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Purple Line Station Plan Provides Limited Chances For Public Input

By Aaron Kraut

Monday - 7/29/2013, 12:00pm  ET

Apex building, 7272 Wisconsin Ave.An end-of-the-year deadline from the Maryland Transit Administration means limited opportunities for residents and other stakeholders to comment on zoning changes that could be coming to the area around the proposed Bethesda Purple Line station.

Montgomery County planners must work fast to convince the owner of the Apex Building (7272 Wisconsin Ave.) to redevelop or sell the site in order to allow the MTA to raze the structure and build what officials argue is a better Purple Line station under it.

To encourage redevelopment, the county Planning Board and County Council might grant property owners in the area more density as part of a Minor Master Plan Amendment.

The Planning Board gave planning staff the go-ahead to start work on the Amendment on July 22. On Friday, planners debuted a website and Twitter account to keep residents up-to-date. Planning staff also plans regular e-mail updates, a “web-based tool to enable the public to provide insights and recommendations about how the station ought to work for users and neighbors alike,” and staff participation in community meetings.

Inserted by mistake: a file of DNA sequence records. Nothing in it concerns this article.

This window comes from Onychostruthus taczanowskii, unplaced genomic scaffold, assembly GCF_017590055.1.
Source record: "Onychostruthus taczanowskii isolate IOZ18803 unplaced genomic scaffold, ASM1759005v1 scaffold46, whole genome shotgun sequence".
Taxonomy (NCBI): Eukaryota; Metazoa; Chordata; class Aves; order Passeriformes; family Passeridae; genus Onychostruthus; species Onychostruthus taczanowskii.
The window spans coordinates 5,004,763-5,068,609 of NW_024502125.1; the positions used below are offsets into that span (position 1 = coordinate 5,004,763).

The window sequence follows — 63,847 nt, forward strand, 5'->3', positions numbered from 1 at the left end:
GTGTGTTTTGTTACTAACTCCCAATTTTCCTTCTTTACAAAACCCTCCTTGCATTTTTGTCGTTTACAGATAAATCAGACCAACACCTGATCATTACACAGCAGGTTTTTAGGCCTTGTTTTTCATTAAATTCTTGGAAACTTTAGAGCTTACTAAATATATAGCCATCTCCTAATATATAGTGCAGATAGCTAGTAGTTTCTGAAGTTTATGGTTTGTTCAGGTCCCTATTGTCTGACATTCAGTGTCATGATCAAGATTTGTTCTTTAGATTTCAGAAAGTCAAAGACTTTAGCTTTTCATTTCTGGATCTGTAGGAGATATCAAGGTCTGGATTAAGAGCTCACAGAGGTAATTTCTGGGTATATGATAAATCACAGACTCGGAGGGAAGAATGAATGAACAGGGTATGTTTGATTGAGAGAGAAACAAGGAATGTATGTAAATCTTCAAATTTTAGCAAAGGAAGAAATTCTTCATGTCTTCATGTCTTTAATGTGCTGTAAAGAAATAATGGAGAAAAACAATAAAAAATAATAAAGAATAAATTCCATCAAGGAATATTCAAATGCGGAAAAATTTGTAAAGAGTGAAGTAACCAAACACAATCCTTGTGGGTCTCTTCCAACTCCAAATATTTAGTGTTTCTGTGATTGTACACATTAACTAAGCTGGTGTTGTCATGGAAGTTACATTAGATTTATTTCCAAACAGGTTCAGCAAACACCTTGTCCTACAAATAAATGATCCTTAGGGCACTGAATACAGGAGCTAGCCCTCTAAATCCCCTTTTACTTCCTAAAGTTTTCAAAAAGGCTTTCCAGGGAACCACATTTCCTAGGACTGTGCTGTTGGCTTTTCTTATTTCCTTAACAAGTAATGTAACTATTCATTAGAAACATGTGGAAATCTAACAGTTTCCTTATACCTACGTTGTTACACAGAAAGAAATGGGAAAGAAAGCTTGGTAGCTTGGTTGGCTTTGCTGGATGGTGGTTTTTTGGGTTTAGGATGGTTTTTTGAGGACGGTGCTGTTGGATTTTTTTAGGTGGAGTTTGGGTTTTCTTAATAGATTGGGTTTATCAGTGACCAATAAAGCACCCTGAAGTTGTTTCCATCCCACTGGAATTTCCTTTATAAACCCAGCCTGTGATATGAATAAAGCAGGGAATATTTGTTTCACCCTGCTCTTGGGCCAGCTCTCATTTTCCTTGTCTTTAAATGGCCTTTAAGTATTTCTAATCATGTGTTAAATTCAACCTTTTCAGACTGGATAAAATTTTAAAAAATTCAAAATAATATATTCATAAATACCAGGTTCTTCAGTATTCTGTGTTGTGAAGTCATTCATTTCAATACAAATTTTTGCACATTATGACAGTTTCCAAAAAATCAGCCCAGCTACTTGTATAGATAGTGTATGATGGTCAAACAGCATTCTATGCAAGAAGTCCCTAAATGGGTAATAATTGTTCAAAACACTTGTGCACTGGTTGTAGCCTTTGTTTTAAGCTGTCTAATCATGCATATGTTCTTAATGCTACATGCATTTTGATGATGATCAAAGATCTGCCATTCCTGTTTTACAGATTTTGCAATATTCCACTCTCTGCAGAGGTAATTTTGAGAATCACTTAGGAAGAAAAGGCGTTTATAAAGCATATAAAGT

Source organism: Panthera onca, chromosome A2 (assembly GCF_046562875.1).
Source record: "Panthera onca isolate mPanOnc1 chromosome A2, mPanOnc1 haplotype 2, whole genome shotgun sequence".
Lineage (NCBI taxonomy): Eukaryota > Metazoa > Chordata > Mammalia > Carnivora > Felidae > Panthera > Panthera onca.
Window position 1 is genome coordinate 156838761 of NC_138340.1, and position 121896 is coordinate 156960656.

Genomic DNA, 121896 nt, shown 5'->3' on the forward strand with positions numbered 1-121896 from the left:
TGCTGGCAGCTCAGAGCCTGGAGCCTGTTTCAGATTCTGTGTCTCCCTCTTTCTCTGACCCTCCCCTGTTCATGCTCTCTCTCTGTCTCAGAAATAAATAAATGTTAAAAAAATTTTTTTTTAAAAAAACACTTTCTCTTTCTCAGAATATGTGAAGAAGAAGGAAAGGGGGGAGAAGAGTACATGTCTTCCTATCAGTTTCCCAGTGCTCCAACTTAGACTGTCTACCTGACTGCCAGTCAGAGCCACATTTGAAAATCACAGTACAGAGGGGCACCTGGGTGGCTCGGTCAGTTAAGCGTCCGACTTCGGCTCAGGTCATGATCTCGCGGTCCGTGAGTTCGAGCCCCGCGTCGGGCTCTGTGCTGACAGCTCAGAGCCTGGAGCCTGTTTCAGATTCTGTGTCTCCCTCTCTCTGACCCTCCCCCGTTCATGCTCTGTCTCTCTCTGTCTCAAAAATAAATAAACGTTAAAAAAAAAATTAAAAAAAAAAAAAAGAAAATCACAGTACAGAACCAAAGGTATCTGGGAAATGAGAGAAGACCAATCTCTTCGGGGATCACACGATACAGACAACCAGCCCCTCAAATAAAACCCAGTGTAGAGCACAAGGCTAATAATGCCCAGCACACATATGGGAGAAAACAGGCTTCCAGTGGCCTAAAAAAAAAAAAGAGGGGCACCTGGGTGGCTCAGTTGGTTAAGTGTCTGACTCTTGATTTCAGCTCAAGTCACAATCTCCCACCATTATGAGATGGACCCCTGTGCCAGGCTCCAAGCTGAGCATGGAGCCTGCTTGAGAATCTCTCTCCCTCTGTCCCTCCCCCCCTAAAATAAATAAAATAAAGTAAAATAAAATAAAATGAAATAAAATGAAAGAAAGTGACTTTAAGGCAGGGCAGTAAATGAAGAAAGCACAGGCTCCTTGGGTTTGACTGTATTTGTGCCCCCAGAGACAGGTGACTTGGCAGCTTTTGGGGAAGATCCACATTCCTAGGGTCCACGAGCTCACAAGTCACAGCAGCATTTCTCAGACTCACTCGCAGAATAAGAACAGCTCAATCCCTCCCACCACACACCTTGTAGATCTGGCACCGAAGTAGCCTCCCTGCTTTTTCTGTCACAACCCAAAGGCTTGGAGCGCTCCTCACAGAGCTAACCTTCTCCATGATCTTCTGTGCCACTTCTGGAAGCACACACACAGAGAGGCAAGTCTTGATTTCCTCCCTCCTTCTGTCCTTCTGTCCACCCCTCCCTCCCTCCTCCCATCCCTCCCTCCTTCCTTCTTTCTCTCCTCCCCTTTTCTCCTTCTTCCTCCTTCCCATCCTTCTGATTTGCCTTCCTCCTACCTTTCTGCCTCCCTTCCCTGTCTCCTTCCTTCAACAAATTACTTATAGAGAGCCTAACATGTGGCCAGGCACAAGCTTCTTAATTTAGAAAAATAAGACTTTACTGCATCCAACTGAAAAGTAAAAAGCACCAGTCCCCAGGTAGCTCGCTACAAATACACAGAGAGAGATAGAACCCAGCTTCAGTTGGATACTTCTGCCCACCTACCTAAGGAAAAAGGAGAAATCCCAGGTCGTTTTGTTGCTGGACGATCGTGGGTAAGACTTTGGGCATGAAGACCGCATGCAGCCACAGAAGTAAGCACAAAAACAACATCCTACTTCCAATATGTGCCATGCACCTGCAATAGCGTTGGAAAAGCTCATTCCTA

Planners also promised to hold an open house to preview the staff recommendations before the plan heads to the Planning Board on Sept. 26. But in the plan’s Scope of Work, staff admits that a tight schedule and difficulty with scheduling outreach events when residents are on vacation in August leaves little time to discuss how new density or the station might impact the surrounding area.

A typical Master Plan update involves years of community outreach, multiple open houses at each stage of the planning process and multiple Planning Board worksessions.

For this plan, there will be one “open-house-style preview” of the staff recommendations before Sept. 26, sometime after school starts on Aug. 26.

The Apex building owners, who own the building through a retirement fund and have so far been reluctant to redevelop it, aren’t the only landowners who stand to benefit from increased densities around the station. Federal Realty Investment Trust, which owns and operates Bethesda Row, has property within the boundaries of the plan. So does JBG Cos., which owns the office building just south of the Purple Line station site on Bethesda Avenue.